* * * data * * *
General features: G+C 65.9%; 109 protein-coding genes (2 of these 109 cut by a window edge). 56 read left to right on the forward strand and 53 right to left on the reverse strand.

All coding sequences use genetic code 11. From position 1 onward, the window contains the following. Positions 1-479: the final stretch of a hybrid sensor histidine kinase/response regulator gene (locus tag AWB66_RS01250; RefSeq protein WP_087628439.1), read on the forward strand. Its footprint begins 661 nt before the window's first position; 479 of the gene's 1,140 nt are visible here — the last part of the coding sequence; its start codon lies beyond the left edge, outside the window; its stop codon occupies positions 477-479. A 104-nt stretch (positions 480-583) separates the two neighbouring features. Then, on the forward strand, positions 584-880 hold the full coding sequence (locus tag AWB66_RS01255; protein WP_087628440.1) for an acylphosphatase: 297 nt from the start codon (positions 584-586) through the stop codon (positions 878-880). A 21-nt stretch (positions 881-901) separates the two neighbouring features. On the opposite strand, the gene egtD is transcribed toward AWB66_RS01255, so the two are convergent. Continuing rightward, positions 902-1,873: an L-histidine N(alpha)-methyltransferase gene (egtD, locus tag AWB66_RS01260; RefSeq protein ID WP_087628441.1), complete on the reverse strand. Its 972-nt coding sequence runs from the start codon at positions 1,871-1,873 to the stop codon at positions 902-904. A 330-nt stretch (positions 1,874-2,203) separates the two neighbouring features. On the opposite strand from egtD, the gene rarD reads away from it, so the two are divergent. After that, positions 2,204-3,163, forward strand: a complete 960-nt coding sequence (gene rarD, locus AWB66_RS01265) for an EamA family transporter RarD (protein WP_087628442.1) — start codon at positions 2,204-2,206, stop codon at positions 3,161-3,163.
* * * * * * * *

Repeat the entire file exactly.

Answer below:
General features: G+C 65.9%; 109 protein-coding genes (2 of these 109 cut by a window edge). 56 read left to right on the forward strand and 53 right to left on the reverse strand.

All coding sequences use genetic code 11. From position 1 onward, the window contains the following. Positions 1-479: the final stretch of a hybrid sensor histidine kinase/response regulator gene (locus tag AWB66_RS01250; RefSeq protein WP_087628439.1), read on the forward strand. Its footprint begins 661 nt before the window's first position; 479 of the gene's 1,140 nt are visible here — the last part of the coding sequence; its start codon lies beyond the left edge, outside the window; its stop codon occupies positions 477-479. A 104-nt stretch (positions 480-583) separates the two neighbouring features. Then, on the forward strand, positions 584-880 hold the full coding sequence (locus tag AWB66_RS01255; protein WP_087628440.1) for an acylphosphatase: 297 nt from the start codon (positions 584-586) through the stop codon (positions 878-880). A 21-nt stretch (positions 881-901) separates the two neighbouring features. On the opposite strand, the gene egtD is transcribed toward AWB66_RS01255, so the two are convergent. Continuing rightward, positions 902-1,873: an L-histidine N(alpha)-methyltransferase gene (egtD, locus tag AWB66_RS01260; RefSeq protein ID WP_087628441.1), complete on the reverse strand. Its 972-nt coding sequence runs from the start codon at positions 1,871-1,873 to the stop codon at positions 902-904. A 330-nt stretch (positions 1,874-2,203) separates the two neighbouring features. On the opposite strand from egtD, the gene rarD reads away from it, so the two are divergent. After that, positions 2,204-3,163, forward strand: a complete 960-nt coding sequence (gene rarD, locus AWB66_RS01265) for an EamA family transporter RarD (protein WP_087628442.1) — start codon at positions 2,204-2,206, stop codon at positions 3,161-3,163.